As the old adage goes “the only way to go is up after rock bottom,” Greece seems unable to stop pushing its economic limits. Despite its previous bailout programs designed jointly by the IMF, ECB, and European Commission, relief arrived coupled with harsh measures. Austerity packages were the fine print for Greece’s lending agreement; yet, unemployment has checked in at 25% this year, while most of the bailout money went toward settling international debt rather than jump-starting the economy. It is perhaps this ineffective past experience that has left Greece resentful toward the idea of another double-edged bailout measure, which is why Greece is currently celebrating its new-found and likely brief freedom from dependence on external problem solvers.
The referendum in question, basically asking Greece’s citizens to vote either in favor of or against an international bailout, was rejected with a 61.3% majority popular vote on July 5th. Realistically, voting ‘no’ was designed largely to give Greece more power for its next round of negotiations. It does not necessarily mean a departure from the EU or ditching the euro, but there is a lot more elbow room for the Syriza government to fulfill its promise of lessened austerity measures. Renegotiation is what Greece’s creditors - Germany in particular - expect in coming weeks. Voting "no" ultimately yields the same result for Greece, so what was the upside to this result?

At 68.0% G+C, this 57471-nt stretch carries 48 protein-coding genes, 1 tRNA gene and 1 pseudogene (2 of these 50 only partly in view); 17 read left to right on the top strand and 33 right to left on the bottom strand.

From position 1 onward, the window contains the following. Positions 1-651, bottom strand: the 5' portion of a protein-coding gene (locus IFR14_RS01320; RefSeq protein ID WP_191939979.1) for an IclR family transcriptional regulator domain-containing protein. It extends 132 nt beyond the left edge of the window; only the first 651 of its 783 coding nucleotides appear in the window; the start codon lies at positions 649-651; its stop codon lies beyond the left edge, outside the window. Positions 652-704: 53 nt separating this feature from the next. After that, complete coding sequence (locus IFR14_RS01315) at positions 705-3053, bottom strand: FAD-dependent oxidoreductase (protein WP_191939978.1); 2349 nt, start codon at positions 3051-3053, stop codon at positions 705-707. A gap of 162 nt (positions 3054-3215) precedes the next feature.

Economically quarantined by the rest of the EU, Greece appears to many to be primed for its exit from the shared currency system, or as many are putting it, a ‘Grexit’. But considering that this would be uncharted territory and no provisions have been accounted for such a situation, a Grexit seems too much of a hassle, even if it does become more viable in coming months.
Greece exiting the EU is predominantly governed by speculation right now, but the notion that its government has a little more leverage, and time, is quite reassuring for weary creditors and EU members alike. Despite PM Tsipras's supposed victory in the referendum, the fact that Greece is running out of money has not changed. Athens may be celebrating, but the rejoicing is reasonably disproportionate considering the banks are still indefinitely shut down. At this point, it is difficult to know the exact details of Greece's renegotiated proposals, but its creditors want a swifter method of recompensation, while evading further descent into deficit. Ostensibly, the end result will be more money lent to Greece's economy. But with renegotiated conditions and a restricted influence on the new proposals, this should not be another quintessential bailout which leaves Greece and its citizenry with nothing to show for its recent progress.